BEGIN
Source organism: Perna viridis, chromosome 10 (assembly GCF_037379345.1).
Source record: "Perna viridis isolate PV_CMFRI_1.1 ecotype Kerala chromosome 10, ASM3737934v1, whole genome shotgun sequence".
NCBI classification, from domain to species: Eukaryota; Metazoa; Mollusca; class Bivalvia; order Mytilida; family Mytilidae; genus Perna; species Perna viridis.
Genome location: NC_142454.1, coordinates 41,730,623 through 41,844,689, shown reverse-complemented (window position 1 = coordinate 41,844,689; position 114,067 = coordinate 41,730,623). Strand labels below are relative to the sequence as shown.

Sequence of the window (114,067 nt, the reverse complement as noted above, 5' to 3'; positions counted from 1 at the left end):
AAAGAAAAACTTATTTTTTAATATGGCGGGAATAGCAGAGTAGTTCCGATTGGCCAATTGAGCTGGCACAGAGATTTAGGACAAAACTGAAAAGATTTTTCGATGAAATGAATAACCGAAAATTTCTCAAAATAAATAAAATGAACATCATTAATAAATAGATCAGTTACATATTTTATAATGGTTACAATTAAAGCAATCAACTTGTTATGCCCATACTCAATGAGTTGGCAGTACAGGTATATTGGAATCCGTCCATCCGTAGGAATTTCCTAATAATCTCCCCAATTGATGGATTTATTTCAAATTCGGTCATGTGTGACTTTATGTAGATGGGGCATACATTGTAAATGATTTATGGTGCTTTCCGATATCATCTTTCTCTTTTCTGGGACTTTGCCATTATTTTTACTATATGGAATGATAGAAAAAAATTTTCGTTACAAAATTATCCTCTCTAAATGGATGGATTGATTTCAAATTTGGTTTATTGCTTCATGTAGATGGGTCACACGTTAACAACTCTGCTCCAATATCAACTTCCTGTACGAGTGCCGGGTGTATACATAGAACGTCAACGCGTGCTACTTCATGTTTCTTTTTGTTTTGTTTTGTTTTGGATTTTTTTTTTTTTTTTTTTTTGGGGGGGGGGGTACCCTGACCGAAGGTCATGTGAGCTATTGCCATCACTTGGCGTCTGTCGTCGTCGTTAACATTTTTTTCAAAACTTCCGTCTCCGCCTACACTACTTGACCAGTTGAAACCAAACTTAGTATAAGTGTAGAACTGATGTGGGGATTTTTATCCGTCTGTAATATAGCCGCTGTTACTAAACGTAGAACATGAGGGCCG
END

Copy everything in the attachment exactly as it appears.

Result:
Source organism: Perna viridis, chromosome 10 (assembly GCF_037379345.1).
Source record: "Perna viridis isolate PV_CMFRI_1.1 ecotype Kerala chromosome 10, ASM3737934v1, whole genome shotgun sequence".
NCBI classification, from domain to species: Eukaryota; Metazoa; Mollusca; class Bivalvia; order Mytilida; family Mytilidae; genus Perna; species Perna viridis.
Genome location: NC_142454.1, coordinates 41,730,623 through 41,844,689, shown reverse-complemented (window position 1 = coordinate 41,844,689; position 114,067 = coordinate 41,730,623). Strand labels below are relative to the sequence as shown.

Sequence of the window (114,067 nt, the reverse complement as noted above, 5' to 3'; positions counted from 1 at the left end):
AAAGAAAAACTTATTTTTTAATATGGCGGGAATAGCAGAGTAGTTCCGATTGGCCAATTGAGCTGGCACAGAGATTTAGGACAAAACTGAAAAGATTTTTCGATGAAATGAATAACCGAAAATTTCTCAAAATAAATAAAATGAACATCATTAATAAATAGATCAGTTACATATTTTATAATGGTTACAATTAAAGCAATCAACTTGTTATGCCCATACTCAATGAGTTGGCAGTACAGGTATATTGGAATCCGTCCATCCGTAGGAATTTCCTAATAATCTCCCCAATTGATGGATTTATTTCAAATTCGGTCATGTGTGACTTTATGTAGATGGGGCATACATTGTAAATGATTTATGGTGCTTTCCGATATCATCTTTCTCTTTTCTGGGACTTTGCCATTATTTTTACTATATGGAATGATAGAAAAAAATTTTCGTTACAAAATTATCCTCTCTAAATGGATGGATTGATTTCAAATTTGGTTTATTGCTTCATGTAGATGGGTCACACGTTAACAACTCTGCTCCAATATCAACTTCCTGTACGAGTGCCGGGTGTATACATAGAACGTCAACGCGTGCTACTTCATGTTTCTTTTTGTTTTGTTTTGTTTTGGATTTTTTTTTTTTTTTTTTTTTGGGGGGGGGGGTACCCTGACCGAAGGTCATGTGAGCTATTGCCATCACTTGGCGTCTGTCGTCGTCGTTAACATTTTTTTCAAAACTTCCGTCTCCGCCTACACTACTTGACCAGTTGAAACCAAACTTAGTATAAGTGTAGAACTGATGTGGGGATTTTTATCCGTCTGTAATATAGCCGCTGTTACTAAACGTAGAACATGAGGGCCG